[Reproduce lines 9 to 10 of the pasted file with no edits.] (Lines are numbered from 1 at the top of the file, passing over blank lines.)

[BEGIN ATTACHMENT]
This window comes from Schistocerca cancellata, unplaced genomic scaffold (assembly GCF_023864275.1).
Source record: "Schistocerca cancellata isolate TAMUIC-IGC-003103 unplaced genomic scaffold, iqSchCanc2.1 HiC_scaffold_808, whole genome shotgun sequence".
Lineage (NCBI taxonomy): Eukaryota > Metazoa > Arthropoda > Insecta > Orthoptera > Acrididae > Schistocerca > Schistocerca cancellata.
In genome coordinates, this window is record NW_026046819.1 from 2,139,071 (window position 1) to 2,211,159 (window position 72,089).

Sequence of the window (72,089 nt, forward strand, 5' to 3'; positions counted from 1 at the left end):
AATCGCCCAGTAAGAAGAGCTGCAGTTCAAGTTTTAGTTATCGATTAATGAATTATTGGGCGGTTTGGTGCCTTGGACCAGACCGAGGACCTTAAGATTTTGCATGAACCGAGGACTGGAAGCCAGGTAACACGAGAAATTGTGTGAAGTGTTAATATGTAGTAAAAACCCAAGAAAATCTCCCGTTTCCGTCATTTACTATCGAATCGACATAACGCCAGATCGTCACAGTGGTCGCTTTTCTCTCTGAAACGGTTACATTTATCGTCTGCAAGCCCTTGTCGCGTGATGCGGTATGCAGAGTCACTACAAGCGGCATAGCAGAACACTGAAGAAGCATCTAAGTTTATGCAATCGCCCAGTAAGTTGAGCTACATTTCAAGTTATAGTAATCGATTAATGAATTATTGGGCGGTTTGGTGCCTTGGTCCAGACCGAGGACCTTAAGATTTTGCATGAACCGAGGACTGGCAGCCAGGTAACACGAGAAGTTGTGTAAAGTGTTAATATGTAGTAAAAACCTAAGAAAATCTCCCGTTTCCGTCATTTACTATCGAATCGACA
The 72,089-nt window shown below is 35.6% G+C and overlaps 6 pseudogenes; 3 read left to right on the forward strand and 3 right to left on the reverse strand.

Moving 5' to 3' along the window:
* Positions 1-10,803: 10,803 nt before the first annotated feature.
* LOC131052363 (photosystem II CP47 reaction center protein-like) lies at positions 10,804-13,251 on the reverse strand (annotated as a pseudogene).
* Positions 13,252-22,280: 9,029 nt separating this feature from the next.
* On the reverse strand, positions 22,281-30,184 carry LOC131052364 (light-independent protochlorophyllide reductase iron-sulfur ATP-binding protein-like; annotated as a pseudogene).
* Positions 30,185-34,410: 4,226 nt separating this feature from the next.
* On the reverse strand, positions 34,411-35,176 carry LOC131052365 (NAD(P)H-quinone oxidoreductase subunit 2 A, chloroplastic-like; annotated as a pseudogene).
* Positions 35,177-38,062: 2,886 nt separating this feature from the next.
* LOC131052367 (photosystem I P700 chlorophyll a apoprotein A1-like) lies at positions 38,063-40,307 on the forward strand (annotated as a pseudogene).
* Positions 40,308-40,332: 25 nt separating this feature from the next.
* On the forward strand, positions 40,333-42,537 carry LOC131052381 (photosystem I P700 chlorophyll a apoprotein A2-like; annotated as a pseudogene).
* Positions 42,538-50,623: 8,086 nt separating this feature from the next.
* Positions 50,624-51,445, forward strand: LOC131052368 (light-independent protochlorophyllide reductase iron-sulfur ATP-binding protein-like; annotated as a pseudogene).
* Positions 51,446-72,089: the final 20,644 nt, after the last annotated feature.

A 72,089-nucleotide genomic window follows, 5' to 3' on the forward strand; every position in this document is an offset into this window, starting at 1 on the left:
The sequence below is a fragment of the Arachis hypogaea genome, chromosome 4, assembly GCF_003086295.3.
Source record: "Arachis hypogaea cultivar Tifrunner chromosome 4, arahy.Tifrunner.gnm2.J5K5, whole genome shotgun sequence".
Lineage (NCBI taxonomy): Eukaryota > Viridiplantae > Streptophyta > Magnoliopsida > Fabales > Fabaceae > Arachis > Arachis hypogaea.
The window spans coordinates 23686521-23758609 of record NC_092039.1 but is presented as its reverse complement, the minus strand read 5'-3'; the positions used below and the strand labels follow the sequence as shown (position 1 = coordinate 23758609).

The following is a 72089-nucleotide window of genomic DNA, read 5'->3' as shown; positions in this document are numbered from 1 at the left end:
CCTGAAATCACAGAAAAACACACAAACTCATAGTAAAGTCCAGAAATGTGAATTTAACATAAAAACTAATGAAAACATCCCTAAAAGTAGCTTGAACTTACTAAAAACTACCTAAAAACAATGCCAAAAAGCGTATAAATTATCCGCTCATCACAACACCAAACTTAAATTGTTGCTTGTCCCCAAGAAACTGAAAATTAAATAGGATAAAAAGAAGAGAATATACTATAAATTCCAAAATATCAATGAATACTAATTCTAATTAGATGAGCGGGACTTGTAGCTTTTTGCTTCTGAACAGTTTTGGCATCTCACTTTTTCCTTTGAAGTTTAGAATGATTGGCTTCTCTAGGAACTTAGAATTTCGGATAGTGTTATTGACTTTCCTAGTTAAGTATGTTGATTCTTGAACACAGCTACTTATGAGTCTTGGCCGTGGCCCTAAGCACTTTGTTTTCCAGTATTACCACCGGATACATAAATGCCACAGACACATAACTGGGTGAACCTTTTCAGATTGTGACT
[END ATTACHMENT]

* Positions 1-10,803: 10,803 nt before the first annotated feature.
* LOC131052363 (photosystem II CP47 reaction center protein-like) lies at positions 10,804-13,251 on the reverse strand (annotated as a pseudogene).